Whilst the Phonics Screening Check examines children’s single word decoding, KS2 Reading SATs examine children’s comprehension. When phonics decoding is not taught, or a range of strategies is used for decoding, comprehension suffers. This can be seen in schools’ KS2 SATs results from the Whole Language and NLS periods.

A report by Professor Tymms, Coe and Merrell, at the University of Durham's CEM Centre, looked at the attainments of pupils in England between 1995 and 2004. In 1995, in the KS2 SATs, only 48% of pupils achieved Level 4 or above in reading. According to official figures this shockingly low level of attainment rose to 75% by 2000, but the Massey Report called the reading score rise "illusory" with the real score being just 58%. In 2004, 6 years after the introduction of the NLS with its 'medley of decoding strategies', only 60% of children achieved Level 4 or above in reading in the KS 2 SATs.
Tymms, Coe & Merrell: Standards in English schools.

The Clackmannanshire researchers Johnston and Watson said, 'Much is made of the fact that the synthetic phonics programme in Clackmannanshire led to much greater increases in word reading and spelling skill than in reading comprehension, implying that reading comprehension did not benefit from the intervention. However, it should be noted that at the end of the seventh year at school, reading comprehension in the study was significantly above age level, in a sample that had a below average SES profile’(RRF newsletter 59. p3) Pupils in England from similar backgrounds, but taught by the NLS multi-cueing method, were spelling 4.5 months below age expectations and reading comprehension was about 7 months behind. (

Reading Recovery is 'a multi-cueing, non-systematic approach' (Sir Jim Rose. Presentation to SPELD conference Australia)

Parliament's Science and Technology committee also questioned the use of Reading Recovery. Having checked all the evidence, the committee said: 'Teaching children to read is one of the most important things the State does. The Government has accepted Sir Jim Rose's recommendation that systematic phonics should be at the heart of the Government's strategy for teaching children to read. This is in conflict with the continuing practice of word memorisation and other teaching practices from the 'whole language theory of reading' used particularly in Wave 3 Reading Recovery’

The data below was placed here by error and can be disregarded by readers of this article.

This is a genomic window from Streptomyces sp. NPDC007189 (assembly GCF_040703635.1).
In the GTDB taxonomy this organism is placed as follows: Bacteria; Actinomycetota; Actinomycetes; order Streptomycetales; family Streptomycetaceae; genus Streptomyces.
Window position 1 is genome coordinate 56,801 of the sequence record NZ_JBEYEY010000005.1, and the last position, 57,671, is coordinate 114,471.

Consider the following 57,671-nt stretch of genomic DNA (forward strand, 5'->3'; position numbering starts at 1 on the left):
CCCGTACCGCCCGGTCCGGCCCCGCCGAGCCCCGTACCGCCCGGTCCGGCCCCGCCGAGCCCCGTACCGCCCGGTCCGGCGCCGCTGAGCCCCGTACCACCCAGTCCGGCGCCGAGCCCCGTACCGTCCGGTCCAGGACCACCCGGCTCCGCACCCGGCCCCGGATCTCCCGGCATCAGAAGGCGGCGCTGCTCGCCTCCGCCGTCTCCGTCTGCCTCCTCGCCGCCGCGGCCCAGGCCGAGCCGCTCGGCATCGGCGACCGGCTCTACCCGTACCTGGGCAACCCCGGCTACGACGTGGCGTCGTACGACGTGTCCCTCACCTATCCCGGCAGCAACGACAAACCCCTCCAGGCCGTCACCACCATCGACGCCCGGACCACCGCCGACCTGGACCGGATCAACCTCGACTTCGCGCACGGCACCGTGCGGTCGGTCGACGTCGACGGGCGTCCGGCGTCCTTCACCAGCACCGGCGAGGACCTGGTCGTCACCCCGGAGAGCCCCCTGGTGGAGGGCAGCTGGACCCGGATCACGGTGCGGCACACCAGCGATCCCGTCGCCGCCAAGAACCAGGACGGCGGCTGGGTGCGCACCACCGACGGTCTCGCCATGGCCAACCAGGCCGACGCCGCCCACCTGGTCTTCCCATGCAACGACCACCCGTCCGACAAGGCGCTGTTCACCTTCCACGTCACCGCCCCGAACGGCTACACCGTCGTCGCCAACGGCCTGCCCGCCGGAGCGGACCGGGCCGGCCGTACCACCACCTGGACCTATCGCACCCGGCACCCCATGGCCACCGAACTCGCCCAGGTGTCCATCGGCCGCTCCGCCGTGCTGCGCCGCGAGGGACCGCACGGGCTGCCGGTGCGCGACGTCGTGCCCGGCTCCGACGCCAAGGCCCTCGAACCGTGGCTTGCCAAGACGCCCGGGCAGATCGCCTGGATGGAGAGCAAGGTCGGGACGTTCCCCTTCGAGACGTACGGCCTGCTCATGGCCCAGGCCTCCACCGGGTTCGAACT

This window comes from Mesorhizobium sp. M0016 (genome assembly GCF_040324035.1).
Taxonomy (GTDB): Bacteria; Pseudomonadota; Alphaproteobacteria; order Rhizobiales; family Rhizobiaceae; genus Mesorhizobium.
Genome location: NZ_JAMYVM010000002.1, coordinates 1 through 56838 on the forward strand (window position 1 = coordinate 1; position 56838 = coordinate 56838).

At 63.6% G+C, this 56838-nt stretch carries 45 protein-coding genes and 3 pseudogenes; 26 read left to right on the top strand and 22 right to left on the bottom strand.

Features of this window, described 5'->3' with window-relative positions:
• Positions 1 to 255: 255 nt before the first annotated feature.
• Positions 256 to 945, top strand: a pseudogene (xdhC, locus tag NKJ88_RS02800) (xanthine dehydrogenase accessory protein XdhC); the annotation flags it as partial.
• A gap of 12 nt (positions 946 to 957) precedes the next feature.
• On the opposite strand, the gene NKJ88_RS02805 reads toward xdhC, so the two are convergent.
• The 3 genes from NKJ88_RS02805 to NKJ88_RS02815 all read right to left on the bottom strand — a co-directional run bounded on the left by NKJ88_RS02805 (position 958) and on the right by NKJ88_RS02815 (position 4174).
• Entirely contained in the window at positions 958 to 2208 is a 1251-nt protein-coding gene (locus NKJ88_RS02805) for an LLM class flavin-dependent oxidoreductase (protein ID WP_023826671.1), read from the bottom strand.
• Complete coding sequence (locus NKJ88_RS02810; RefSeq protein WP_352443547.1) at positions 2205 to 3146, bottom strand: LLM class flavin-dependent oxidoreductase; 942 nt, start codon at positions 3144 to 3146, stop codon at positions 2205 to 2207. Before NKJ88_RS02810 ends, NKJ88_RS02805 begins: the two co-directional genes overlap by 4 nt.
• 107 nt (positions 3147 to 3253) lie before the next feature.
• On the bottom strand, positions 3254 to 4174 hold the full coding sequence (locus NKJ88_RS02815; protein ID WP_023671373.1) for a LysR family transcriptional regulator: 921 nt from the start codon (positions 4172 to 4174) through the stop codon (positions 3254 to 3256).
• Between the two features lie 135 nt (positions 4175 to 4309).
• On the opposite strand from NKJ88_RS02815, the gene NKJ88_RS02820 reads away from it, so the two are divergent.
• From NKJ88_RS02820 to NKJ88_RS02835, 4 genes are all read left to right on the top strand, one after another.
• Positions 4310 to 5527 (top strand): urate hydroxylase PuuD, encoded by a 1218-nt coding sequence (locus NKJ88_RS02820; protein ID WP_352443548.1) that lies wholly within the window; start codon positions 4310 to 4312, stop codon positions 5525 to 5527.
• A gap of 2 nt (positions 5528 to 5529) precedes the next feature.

The following paper by Profs Tunmer, Chapman et al at Massey University, New Zealand, explains why NZ’s own NLS has failed and the problems with Reading Recovery.
Andrew Davis Durham University says:
December 12, 2014 at 05:24 PM

Free download of my "To read or not to read: decoding synthetic phonics".. This exposes serious weaknesses in the concept of Synthetic Phonics, the Check, and the research purporting to justify its imposition.
Professor Joe Elliott, Durham University says:
December 12, 2014 at 12:52 PM
POST 4/4


The evidence for the importance of phonics teaching, particularly for children encountering reading difficulty, is clear. However, there continues to be fierce debate amongst practitioners and policymakers as to the relative merits of different forms of phonics teaching. This debate has served as an unhelpful distraction, although it is an issue that needs resolution. To date, there has been a dearth of well-controlled, experimental studies that have examined the extent to which different forms of phonics teaching are most powerful for all, or certain, groups of children. Instead, findings from the Clackmannanshire study have been eagerly and non-critically accepted despite criticisms about the methodology employed. High quality experimental studies able to provide a much clearer picture, are required.


Elliott, J.G. & Grigorenko, E.L. (2014). The Dyslexia Debate. New York: Cambridge University Press
Goddard, R. (1991). Why LINC matters. English in Education, 25, 32-39.
National Reading Panel (2000). Teaching children to read: An evidence-based assessment of the scientific literature on reading and its implications for reading instruction. Bethesda, MD: National Institute of Child Health and Human Development
Snow, C. E., & Juel, C. (2005). Teaching children to read: What do we know about how to do it? In M. J. Snowling & C. Hulme (Eds.), The science of reading: A handbook (pp. 501-520). Oxford, UK: Blackwell.
Anne Rutherford says:
December 12, 2014 at 12:51 PM